Set Your Writing Pay Scale

Freelance writing as a career requires knowing the value of YOUR written word. It only takes a few questions to begin to see where pay rates fall in the current writing market.

I am worth a billion dollars. Just ask my children on a day when they are happy with me. Other days they will tell you that I am not even worth a plug nickel. Trying to put a figure on a new quote, I averaged out those two figures from my loving family. I came up with about $30 – $60 an hour. Exactly where I fall on that scale comes down to a few factors.

Determining a Pay Scale

    1. What will the market take? No matter what I think I may be worth, I can only make as much as a client is willing to pay. I have to balance my thoughts with the reality of the market.

    2. What am I doing to justify the pay? The more specialized my skills then the more qualified I am at requesting the higher end of the pay scale.

    3. What am I willing to take? No matter what a client might offer, it is only enough if I feel like it is enough. Settling for less than I feel justified earning will only leave me resenting the job or the client before too long.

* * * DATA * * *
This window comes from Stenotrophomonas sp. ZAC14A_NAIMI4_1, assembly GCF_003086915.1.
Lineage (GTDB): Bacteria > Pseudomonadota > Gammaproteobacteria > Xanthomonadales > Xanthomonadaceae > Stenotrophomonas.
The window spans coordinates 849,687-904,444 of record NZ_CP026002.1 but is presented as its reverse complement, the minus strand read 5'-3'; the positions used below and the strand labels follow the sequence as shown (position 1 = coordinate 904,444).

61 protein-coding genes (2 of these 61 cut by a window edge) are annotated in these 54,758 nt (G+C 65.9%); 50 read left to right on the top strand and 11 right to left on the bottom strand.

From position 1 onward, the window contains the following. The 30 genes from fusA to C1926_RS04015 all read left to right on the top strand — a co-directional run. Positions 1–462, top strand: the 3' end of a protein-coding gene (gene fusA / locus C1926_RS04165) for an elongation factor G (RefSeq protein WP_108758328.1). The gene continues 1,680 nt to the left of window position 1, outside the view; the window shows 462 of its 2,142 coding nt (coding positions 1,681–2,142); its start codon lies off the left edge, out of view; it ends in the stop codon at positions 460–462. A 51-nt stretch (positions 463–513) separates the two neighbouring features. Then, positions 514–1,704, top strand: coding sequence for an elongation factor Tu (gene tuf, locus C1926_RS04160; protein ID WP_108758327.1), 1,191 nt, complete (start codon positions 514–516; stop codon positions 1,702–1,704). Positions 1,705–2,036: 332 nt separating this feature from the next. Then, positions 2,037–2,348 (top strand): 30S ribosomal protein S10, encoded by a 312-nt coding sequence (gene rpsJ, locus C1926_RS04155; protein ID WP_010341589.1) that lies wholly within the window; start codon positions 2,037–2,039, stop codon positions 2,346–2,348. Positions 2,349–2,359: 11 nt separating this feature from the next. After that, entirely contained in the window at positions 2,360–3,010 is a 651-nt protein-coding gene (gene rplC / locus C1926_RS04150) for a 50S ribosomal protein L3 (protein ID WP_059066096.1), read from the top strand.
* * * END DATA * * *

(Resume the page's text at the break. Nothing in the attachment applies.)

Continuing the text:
There are freelance writers that comfortably make three figures for an hour of work. I live in a community that does not hold up to that level of demand. The rates that I have chosen are comparable to the existing market but still have me on the upper side of that market. I can make what I need without feeling like I am stealing from the clients in the process.

Before you begin pursuing a freelance writing career with vigor, take some time to figure up your pay scale. Knowing what you are worth, in the current market, will help you to set rates for quotes and stand on solid ground when asking for those rates.

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  1. Kathryn,

    There are so many websites that tell you what you should be charging and when you can’t charge that much, it can feel awful! You do have to make quick decisions on what the client can pay and what works best for your particular situation. As business owners we do need to think strategically. We don’t all have the same skill level just because we love to write. We do sometimes need to be prepared to walk away from a gig. As you say, it is a tough balancing act.

    1. I have walked away from jobs after I doing a portion of the work because the client kept asking for changes and rewrites and never could clearly explain their desires. You have to look at more than the word count but the work cost. The more I learn the more I have to learn. 😀

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